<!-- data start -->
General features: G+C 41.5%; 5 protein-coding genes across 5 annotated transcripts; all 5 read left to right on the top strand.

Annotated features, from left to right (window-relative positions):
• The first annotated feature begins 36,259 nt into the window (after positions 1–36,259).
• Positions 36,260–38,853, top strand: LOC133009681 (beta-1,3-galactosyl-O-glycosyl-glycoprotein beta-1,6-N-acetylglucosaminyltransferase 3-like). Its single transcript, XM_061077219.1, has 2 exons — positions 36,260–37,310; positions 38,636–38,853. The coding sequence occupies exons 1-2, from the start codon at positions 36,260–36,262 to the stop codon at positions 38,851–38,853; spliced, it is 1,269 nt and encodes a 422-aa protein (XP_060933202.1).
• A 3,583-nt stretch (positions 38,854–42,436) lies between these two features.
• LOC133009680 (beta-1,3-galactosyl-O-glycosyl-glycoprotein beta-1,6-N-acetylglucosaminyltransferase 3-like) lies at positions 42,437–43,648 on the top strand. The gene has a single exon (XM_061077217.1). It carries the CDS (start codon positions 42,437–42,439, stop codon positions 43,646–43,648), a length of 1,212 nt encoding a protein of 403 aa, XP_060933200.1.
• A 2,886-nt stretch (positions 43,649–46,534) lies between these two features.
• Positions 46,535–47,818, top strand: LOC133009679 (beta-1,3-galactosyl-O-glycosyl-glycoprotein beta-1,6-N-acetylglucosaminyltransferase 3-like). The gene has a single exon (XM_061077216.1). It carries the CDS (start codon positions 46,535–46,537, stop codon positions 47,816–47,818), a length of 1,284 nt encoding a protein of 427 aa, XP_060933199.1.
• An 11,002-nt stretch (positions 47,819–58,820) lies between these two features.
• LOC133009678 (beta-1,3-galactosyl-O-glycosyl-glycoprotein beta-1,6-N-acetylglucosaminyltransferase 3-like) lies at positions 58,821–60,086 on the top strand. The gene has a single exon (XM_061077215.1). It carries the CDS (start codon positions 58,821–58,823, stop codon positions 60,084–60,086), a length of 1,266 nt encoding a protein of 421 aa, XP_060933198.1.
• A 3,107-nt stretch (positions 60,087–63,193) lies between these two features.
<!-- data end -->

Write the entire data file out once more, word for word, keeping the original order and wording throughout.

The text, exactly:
General features: G+C 41.5%; 5 protein-coding genes across 5 annotated transcripts; all 5 read left to right on the top strand.

Annotated features, from left to right (window-relative positions):
• The first annotated feature begins 36,259 nt into the window (after positions 1–36,259).
• Positions 36,260–38,853, top strand: LOC133009681 (beta-1,3-galactosyl-O-glycosyl-glycoprotein beta-1,6-N-acetylglucosaminyltransferase 3-like). Its single transcript, XM_061077219.1, has 2 exons — positions 36,260–37,310; positions 38,636–38,853. The coding sequence occupies exons 1-2, from the start codon at positions 36,260–36,262 to the stop codon at positions 38,851–38,853; spliced, it is 1,269 nt and encodes a 422-aa protein (XP_060933202.1).
• A 3,583-nt stretch (positions 38,854–42,436) lies between these two features.
• LOC133009680 (beta-1,3-galactosyl-O-glycosyl-glycoprotein beta-1,6-N-acetylglucosaminyltransferase 3-like) lies at positions 42,437–43,648 on the top strand. The gene has a single exon (XM_061077217.1). It carries the CDS (start codon positions 42,437–42,439, stop codon positions 43,646–43,648), a length of 1,212 nt encoding a protein of 403 aa, XP_060933200.1.
• A 2,886-nt stretch (positions 43,649–46,534) lies between these two features.
• Positions 46,535–47,818, top strand: LOC133009679 (beta-1,3-galactosyl-O-glycosyl-glycoprotein beta-1,6-N-acetylglucosaminyltransferase 3-like). The gene has a single exon (XM_061077216.1). It carries the CDS (start codon positions 46,535–46,537, stop codon positions 47,816–47,818), a length of 1,284 nt encoding a protein of 427 aa, XP_060933199.1.
• An 11,002-nt stretch (positions 47,819–58,820) lies between these two features.
• LOC133009678 (beta-1,3-galactosyl-O-glycosyl-glycoprotein beta-1,6-N-acetylglucosaminyltransferase 3-like) lies at positions 58,821–60,086 on the top strand. The gene has a single exon (XM_061077215.1). It carries the CDS (start codon positions 58,821–58,823, stop codon positions 60,084–60,086), a length of 1,266 nt encoding a protein of 421 aa, XP_060933198.1.
• A 3,107-nt stretch (positions 60,087–63,193) lies between these two features.